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26 January - Australia Day - Beaumont Children goes missing.

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26 January - Australia Day - Beaumont Children goes missing.

Unread postby Max ADU » Sat Jan 26, 2013 2:00 pm

Today in Australian History.
26th January

** video below - new evidence shows who might have been the killer

1966 - As Australians celebrate "Australia Day", 3 children go missing.
Jane Nartare Beaumont
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(aged 9; born 10 September 1956), Arnna Kathleen Beaumont (aged 7; born 11 November 1958), and Grant Ellis Beaumont (aged 4; born 12 July 1961) were three siblings collectively known as The Beaumont Children who disappeared from Glenelg Beach near Adelaide, South Australia on Australia Day (26 January) 1966.

The children lived with their parents Jim and Nancy Beaumont in Harding Street, Somerton Park, a suburb of Adelaide. Not far from their home was Glenelg, a popular beach-side resort, that the children often visited.

Australia Day turns tragic
The morning of Australia Day (26th January) 1966 was already hot in Adelaide, with the temperature due to peak at almost 40°C, were the children took a five-minute bus journey from their home to the beach.

Jane, the eldest child, was considered responsible enough to care for the two younger children, and their parents were not concerned.

They left home at 10am and were expected to return home by noon. Their mother became worried when they had still not returned by 3pm

The Search begins
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Their case resultedin one of the largest police investigations in Australian criminal history and remains Australia's most infamous cold case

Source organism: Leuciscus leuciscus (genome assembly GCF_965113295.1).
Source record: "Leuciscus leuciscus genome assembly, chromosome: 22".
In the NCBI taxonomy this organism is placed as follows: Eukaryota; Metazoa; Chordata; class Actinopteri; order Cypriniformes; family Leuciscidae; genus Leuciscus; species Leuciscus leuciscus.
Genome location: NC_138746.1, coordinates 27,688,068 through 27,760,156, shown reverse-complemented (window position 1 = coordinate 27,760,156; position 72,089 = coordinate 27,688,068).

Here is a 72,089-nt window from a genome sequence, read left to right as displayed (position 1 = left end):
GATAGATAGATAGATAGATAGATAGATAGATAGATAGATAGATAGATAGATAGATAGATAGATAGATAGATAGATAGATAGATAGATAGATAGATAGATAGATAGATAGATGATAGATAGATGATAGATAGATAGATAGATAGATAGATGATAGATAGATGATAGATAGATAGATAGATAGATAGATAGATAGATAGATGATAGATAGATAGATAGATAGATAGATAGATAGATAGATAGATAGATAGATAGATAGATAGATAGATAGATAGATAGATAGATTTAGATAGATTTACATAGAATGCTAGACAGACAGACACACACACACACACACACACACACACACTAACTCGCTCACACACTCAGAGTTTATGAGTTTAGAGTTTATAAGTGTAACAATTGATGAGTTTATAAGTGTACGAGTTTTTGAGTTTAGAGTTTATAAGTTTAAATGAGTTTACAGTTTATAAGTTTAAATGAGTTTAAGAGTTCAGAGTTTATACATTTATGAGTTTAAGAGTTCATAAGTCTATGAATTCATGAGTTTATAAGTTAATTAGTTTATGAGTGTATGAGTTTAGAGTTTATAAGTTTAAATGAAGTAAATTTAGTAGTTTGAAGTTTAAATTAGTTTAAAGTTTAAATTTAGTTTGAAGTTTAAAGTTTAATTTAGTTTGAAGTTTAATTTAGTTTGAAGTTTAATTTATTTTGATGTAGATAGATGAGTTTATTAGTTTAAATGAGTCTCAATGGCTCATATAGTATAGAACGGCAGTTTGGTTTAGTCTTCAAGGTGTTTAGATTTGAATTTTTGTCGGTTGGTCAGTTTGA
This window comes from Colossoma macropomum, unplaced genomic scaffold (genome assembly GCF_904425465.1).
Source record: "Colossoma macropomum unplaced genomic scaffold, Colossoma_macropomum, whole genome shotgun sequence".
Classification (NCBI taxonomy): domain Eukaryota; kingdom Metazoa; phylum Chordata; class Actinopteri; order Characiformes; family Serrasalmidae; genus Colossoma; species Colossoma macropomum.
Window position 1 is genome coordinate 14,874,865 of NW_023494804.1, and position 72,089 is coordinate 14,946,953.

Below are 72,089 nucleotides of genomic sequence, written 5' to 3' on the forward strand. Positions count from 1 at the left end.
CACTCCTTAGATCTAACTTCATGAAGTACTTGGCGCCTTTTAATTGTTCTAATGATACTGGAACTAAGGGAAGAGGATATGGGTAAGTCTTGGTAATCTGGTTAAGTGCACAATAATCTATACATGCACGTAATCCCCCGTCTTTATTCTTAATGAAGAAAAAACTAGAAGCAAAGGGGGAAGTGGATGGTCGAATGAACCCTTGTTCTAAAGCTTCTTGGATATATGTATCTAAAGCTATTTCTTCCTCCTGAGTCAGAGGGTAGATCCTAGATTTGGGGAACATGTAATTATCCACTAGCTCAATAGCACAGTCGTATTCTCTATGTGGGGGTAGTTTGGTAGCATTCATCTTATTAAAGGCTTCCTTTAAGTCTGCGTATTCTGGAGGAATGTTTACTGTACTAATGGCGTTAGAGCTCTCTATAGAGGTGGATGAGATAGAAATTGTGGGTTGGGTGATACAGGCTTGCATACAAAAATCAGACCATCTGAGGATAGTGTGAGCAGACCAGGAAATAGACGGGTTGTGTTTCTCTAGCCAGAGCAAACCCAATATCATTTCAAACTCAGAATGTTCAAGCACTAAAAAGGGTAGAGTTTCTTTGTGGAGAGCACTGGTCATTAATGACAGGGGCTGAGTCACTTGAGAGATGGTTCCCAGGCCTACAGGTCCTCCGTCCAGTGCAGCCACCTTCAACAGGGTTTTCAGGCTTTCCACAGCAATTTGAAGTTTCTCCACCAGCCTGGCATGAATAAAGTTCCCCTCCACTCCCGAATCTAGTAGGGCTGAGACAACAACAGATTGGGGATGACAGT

Police investigating the case found several witnesses who had seen the children near the beach, in the company of a tall, blond man, of thin to athletic build and in his mid-30s.

The children were playing with him, and appeared relaxed and to be enjoying themselves.

The man and the children were seen walking away from the beach some time later, which the police estimated to be around 12:15 pm.

Last sighting by a local shopkeeper
A shopkeeper reported Jane Beaumont had bought pastries and a meat pie with a £1 note around the same time.

  • Police viewed this as further evidence that they had been with another person, for two reasons:
    The shopkeeper knew the children well from previous visits and reported that they had never purchased a meat pie before.

  • Mrs. Beaumont had given the children only enough coins for their bus fare and food and had not given them a £1 note. Police believed it had been given to them by somebody else.

False alarms
Sightings of the children were reported for about a year after their disappearance. The case attracted widespread attention in Australia and is widely credited with causing a change in many people's lifestyles.

Australian attitude changes
Parents began to believe that their children could no longer be presumed to be safe; earlier generations had routinely allowed their children the same freedoms the Beaumont children had enjoyed.

Watch on youtube.com
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Max ADU
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